- This course provides professional training for postgraduate students in the humanities and social sciences. Framed by recent discussions on the future of academic scholarship and publishing, it introduces students to a range of digital skills and key concepts for online publication of a range of texts / contexts / materials within the humanities. Geared towards key issues of employability and academic dissemination, skills include:
TEI, XML, HTML, Social Media as a marketing and dissemination tool, crowdsourcing/group sourcing, transcription, and engaging with a digital archive.
- Paul and I decided that it was important to integrate social media into this module as well as the other digital tools we intended to explore in class. To this end we live-tweeted the class and invited students to participate. We also decided to integrate the crowdsourcing project, Letters of 1916 into our curriculum to give students a practical introduction to crowdsourcing as well as hands on experience with transcription and XML.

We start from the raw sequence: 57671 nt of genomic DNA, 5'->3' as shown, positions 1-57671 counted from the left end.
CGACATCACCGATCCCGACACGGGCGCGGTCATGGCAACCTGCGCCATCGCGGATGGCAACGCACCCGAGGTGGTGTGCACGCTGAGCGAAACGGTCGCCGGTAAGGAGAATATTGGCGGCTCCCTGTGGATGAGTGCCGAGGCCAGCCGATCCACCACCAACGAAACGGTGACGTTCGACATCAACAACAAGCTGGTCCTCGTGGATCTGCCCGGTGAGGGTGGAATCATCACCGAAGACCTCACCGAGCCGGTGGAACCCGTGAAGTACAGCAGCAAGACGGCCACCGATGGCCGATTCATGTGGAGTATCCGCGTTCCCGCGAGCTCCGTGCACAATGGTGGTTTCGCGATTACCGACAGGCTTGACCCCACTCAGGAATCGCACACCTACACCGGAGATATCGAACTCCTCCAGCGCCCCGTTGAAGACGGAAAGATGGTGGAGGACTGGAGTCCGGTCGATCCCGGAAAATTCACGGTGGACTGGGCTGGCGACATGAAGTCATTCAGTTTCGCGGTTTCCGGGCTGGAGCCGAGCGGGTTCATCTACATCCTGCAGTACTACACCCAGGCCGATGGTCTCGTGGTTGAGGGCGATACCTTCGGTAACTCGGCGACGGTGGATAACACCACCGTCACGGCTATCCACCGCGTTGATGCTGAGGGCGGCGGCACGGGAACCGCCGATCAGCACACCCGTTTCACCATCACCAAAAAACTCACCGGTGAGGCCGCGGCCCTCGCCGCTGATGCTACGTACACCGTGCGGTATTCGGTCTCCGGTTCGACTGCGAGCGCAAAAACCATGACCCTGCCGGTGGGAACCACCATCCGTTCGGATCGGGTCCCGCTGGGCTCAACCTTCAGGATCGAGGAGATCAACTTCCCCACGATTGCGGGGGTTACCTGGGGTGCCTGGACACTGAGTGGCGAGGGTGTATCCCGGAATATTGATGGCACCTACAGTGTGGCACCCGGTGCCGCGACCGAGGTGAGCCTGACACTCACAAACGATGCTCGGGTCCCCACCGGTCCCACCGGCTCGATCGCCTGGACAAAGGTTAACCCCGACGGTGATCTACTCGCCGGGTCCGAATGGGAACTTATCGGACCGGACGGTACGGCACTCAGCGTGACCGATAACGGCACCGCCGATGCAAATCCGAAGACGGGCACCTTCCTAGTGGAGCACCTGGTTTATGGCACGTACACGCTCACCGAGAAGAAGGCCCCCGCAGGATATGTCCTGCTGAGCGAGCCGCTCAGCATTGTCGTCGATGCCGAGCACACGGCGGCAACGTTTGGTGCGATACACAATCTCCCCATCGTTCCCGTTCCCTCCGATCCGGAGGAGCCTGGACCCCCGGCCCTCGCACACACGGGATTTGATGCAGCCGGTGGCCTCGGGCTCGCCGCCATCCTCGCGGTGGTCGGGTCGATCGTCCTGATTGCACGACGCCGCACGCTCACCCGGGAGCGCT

- Following introductions, we asked students to consider these questions:
- Working in groups, we asked them to enter their answers and comments into a Google Doc which would then be shared on social media platforms. This also gives them a useful collaborative tool in which their discussions could continue after the workshop if they felt they had more to add:
- To prepare for this discussion we had asked students to read Kathleen Fitzpatrick's Planned Obsolescence before class.
- We also raised the issue of the traditional dissertation versus new digital approaches. To this end, the following video as well as #remixthediss provide useful introductions:
- Following this, we turned our attention to industry-focused skills:
- The importance of social media for dissemination and collaboration was also discussed. We considered the pros and cons of blogging, Twitter, Facebook, Vine, Instagram, Academia.edu, and LinkedIn for developing online career-focused profiles: